Having the second-youngest active roster in the NFL, the Miami Dolphins showed that results come in due time. With 11 draft picks in seven rounds — the most of any team — the Dolphins made the most of their rookies despite the oddest offseason and season of all time.
Here’s how I would grade the 2020 draft class.
QB Tua Tagovailoa: A-
Once known as the best quarterback in college football, Tua Tagovailoa is seeming to have a slower than usual transition into the NFL. Through 10 games started, Tua threw for 1,814 yards, 11 touchdowns and 5 INT’s –Three of which came from the season finale against Buffalo.
In the last four games of the season, Tagovailoa repeatedly had slow starts, which is something that’s not ideal in the modern NFL. Through Tua’s last five games, he only had four first-half touchdowns. He truly shined in the Week 8 road victory against the Arizona Cardinals, having notched a 71.4 completion percentage while throwing for 248 yards and two TD’s, marking the most well-round game of his young career.
Moving forward, the playbook needs to open for Tua and he has to trust his receivers more. Devante Parker is one of the best long-ball receivers in the NFL, and Tagovailoa should be able to trust him to catch virtually anything thrown his way.
OT Austin Jackson: B
Playing 79 percent of offensive snaps in 2020, Austin Jackson was on the field most of the time. One key trait Jackson brings to the team is his discipline. Throughout 13 games played, Austin Jackson only recorded two penalties, something Flores should commend his offensive lineman for.
CB Noah Igbinoghene: C-
With an already stuffed secondary, highlighting cornerbacks Xavien Howard, Byron Jones and safety Bobby McCain, there wasn’t a lot of room to fit Igbinoghene at most times. The No. 30 overall pick played in just 28 percent of the defensive snaps this season, with most of them coming in from Week’s 3 and 4 against the Jacksonville Jaguars and Seattle Seahawks, where Igbinoghene played every rep in both games.
“He’s a talented kid … He’s a rookie, he’s going to have some ups and downs,” head coach Brian Flores said.
There is still a lot of hope to fit in the young defensive back, but it may not come for a significant amount of time.
OL Robert Hunt: A-
Robert Hunt was a man on a mission this season and protected Tua better than some veteran offensive lineman protect their signal-callers. Hunt saw 68 percent of the offensive snaps, usually being right in the middle with center Ted Karras and OL Solomon Kindley.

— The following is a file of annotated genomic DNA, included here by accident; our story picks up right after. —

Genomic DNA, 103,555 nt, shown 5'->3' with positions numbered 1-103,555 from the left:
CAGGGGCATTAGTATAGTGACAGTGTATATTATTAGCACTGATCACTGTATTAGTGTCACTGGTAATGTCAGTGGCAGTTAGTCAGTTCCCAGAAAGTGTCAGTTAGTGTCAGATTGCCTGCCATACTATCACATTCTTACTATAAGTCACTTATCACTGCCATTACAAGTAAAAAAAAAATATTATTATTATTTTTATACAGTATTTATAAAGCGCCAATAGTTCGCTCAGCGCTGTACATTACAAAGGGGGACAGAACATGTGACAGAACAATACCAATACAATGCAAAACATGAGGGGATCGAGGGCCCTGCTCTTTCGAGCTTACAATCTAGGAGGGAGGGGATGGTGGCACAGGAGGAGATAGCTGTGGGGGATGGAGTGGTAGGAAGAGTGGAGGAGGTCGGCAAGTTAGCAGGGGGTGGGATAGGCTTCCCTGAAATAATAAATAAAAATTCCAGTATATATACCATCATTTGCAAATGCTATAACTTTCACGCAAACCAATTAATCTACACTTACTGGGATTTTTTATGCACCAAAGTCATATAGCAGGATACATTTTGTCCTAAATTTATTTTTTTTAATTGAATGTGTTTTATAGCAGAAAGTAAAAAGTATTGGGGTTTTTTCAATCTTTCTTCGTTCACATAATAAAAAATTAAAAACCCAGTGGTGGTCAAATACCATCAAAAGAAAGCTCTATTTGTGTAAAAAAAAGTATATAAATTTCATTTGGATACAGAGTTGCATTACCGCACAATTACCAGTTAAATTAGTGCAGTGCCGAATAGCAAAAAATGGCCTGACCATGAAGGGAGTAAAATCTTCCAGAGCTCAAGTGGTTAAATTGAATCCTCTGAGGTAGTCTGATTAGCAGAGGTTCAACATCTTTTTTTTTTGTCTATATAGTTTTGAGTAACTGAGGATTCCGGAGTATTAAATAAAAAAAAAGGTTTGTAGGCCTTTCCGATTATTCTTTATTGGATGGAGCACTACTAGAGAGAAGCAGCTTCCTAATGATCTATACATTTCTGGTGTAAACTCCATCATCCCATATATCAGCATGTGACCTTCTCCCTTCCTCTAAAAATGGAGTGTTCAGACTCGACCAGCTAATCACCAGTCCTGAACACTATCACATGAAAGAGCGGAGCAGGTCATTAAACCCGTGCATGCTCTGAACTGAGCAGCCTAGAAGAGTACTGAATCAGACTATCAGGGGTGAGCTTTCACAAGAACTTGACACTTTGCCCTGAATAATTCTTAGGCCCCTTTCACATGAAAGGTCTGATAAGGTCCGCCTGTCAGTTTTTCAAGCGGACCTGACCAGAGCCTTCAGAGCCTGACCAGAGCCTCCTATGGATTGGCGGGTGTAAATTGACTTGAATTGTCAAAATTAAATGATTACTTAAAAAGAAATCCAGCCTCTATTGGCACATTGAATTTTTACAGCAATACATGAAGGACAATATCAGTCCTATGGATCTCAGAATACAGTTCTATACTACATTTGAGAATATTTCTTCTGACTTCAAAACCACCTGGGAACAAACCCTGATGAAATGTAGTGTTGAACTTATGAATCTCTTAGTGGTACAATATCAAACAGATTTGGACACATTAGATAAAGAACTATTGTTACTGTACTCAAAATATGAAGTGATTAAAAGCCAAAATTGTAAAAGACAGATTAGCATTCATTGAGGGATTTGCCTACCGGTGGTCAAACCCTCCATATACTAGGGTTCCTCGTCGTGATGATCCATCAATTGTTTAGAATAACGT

The main burden of Hunt in 2020 was his penalties. While very low –five total — those penalties are more costly than they appear.
DL Raekwon Davis: A+
The biggest burden for Miami in 2019 was their run defense. Giving up over 100 yards a game, it was obvious the Dolphins needed to use a higher draft pick on a defensive lineman. Raekwon Davis did his job better than any rookie defender against the run, as he was the highest-graded rookie defender against the run with a rating of 66.8.
Davis was mixed into the rotation after veteran defensive lineman Davon Godchaux suffered a season-ending injury. Davis’ presence as a bigger lineman meant he would be able to close bigger gaps faster and give a bigger hit to the opposing Offensive Line. He even earned Pro Football Focus honors on the All-Rookie Defensive line next to other future stars.
Davis was also the fourth highest-rated defensive rookie in the 2020 NFL Season. He started off his career very well with 40 tackles in 16 games while only playing in 52 percent of defensive snaps.
S Brandon Jones: B
With Miami’s love for the blitz in 2020, Brandon Jones was able to fit perfectly into their defensive scheme. The only downside is that the Dolphins already have two notable starting safeties in McCain and Eric Rowe, so game time was minimal for Jones.
Even though he played in just 37 percent of the defensive snaps, the former third-round pick was able to make a bigger impact on the field than anyone had thought he would, Jones had a notable 1st year, earning 62 tackles and a forced fumble.
OL Solomon Kindley: A-
Being on the field for 70 percent of offensive snaps, Kindley has proved to be a massive steal for as a fourth-round pick. Kindley repeatedly dominated opposing defensive linemen off the snap, creating a bigger gap for his runners to go through and make a bigger play.
DT Jason Strowbridge: D+
Flores used Strowbridge as a linebacker instead of an edge rusher, which ESPN advertises him as. He should play a more flexible role next season, which could showcase his speed and tackling abilities in 2021.
LS Blake Ferguson: A+
This pick was questioned by many. Taking a long snapper in the draft is something a lot of teams wouldn’t think of doing often. With the recent retirement of long snapper John Denney, Blake Ferguson was picked up by Miami and has been phenomenal. He completes the trio of special teamers, which includes kicker Jason Sanders and punter Mat Haack.
QB/WR Malcolm Perry: C
Once again, Miami hits gold in the seventh round. In 2019, they hit big with running back Myles Gaskin. In 2020, it was the human Swiss Army Knife who could basically do anything asked. Malcolm Perry didn’t do a lot this season, but if Miami keeps using the read option and screen passes, Perry should expect to fit right into the team sooner rather than later.
Overall Grade: B+
Could Miami have used their picks on skill players? Yes. Should they have? Maybe. This is why the Dolphins should be eyeing Heisman winning receiver Devonta Smith with the third overall pick in the 2021 NFL Draft.
Furthermore, Miami used their wealth in draft picks to pick up their franchise quarterback, protect him, and make a bigger name for their defense and special teams. The Dolphins hit on all three parts of the game, something not a lot of teams can say they accomplished in the 2020 NFL Draft.